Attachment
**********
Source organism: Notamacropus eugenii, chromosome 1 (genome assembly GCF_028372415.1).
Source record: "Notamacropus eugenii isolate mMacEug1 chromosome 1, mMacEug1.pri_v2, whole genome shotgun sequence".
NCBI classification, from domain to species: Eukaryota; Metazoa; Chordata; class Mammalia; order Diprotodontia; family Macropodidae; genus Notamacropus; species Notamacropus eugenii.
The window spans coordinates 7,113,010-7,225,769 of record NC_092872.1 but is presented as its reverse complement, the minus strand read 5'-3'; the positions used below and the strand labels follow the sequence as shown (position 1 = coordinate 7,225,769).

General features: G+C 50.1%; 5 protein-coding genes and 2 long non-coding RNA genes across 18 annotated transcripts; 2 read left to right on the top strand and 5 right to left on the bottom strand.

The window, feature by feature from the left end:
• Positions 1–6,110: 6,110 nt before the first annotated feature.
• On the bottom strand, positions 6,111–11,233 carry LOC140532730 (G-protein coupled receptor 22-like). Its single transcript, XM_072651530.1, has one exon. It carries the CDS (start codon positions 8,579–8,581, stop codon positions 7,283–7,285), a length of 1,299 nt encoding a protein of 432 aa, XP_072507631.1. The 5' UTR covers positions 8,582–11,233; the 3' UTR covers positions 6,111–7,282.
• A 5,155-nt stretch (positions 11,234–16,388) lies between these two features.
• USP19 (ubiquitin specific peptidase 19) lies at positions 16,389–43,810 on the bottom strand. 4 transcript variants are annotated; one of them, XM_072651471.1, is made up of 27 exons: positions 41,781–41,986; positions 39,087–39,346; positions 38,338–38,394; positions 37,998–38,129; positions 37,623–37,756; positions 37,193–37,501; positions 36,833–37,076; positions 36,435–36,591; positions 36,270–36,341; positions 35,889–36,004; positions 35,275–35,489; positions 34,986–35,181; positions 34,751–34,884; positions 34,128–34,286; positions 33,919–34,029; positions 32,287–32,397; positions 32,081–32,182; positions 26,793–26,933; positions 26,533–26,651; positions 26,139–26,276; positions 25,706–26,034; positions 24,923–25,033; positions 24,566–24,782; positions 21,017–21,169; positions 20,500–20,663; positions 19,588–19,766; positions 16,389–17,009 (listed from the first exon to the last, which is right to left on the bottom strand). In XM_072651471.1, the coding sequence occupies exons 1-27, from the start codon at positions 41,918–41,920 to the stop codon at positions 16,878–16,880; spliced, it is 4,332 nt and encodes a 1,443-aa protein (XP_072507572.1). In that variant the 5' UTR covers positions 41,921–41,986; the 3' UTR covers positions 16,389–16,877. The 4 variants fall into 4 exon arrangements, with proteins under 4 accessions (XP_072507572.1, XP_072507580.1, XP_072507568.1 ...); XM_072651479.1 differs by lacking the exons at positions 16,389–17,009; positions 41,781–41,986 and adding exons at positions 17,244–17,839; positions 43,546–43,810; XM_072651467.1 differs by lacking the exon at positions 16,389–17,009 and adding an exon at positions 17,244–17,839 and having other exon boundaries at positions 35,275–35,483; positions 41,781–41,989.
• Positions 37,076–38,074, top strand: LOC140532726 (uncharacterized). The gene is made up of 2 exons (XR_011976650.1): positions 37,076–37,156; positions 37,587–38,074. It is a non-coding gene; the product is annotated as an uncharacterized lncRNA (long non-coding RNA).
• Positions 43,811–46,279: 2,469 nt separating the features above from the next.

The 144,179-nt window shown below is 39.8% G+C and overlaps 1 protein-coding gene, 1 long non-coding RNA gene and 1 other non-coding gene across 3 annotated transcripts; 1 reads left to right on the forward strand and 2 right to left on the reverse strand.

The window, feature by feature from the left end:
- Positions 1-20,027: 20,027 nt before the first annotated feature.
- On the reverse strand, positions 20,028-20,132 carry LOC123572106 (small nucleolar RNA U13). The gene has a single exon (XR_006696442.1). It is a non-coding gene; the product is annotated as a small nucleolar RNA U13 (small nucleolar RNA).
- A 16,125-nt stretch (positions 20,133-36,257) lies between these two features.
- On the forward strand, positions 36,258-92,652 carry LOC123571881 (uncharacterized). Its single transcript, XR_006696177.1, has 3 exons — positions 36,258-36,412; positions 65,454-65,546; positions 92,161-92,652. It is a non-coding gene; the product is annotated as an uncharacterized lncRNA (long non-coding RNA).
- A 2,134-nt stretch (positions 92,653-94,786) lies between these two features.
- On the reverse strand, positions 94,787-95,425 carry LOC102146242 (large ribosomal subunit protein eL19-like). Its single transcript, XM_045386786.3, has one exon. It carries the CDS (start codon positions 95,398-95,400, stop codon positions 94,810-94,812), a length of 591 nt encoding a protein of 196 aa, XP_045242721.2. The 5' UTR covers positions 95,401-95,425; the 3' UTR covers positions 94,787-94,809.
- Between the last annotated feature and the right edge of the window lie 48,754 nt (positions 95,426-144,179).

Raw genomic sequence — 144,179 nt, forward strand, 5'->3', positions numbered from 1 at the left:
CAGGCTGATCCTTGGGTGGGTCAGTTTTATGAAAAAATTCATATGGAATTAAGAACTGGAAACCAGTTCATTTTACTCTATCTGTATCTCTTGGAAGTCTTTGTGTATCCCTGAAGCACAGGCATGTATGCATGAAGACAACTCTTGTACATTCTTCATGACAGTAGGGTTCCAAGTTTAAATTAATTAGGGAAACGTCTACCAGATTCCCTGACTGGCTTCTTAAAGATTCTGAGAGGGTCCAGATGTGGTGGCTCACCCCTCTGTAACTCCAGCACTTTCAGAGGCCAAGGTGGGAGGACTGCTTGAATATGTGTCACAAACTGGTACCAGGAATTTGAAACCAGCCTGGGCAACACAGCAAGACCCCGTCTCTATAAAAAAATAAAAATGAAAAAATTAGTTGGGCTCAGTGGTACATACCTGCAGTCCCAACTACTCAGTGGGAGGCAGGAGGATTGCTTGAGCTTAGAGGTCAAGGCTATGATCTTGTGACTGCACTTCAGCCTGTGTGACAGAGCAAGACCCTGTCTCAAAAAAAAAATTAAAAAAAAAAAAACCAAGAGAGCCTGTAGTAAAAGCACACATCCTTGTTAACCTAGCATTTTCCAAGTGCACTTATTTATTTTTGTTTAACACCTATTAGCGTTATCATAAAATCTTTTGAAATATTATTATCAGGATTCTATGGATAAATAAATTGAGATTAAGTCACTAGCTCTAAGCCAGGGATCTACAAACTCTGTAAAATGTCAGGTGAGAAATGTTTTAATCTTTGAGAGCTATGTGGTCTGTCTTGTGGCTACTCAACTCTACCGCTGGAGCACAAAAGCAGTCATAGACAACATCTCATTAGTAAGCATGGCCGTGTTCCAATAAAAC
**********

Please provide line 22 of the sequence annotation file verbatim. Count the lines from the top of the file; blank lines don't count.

Raw genomic sequence — 144,179 nt, forward strand, 5'->3', positions numbered from 1 at the left: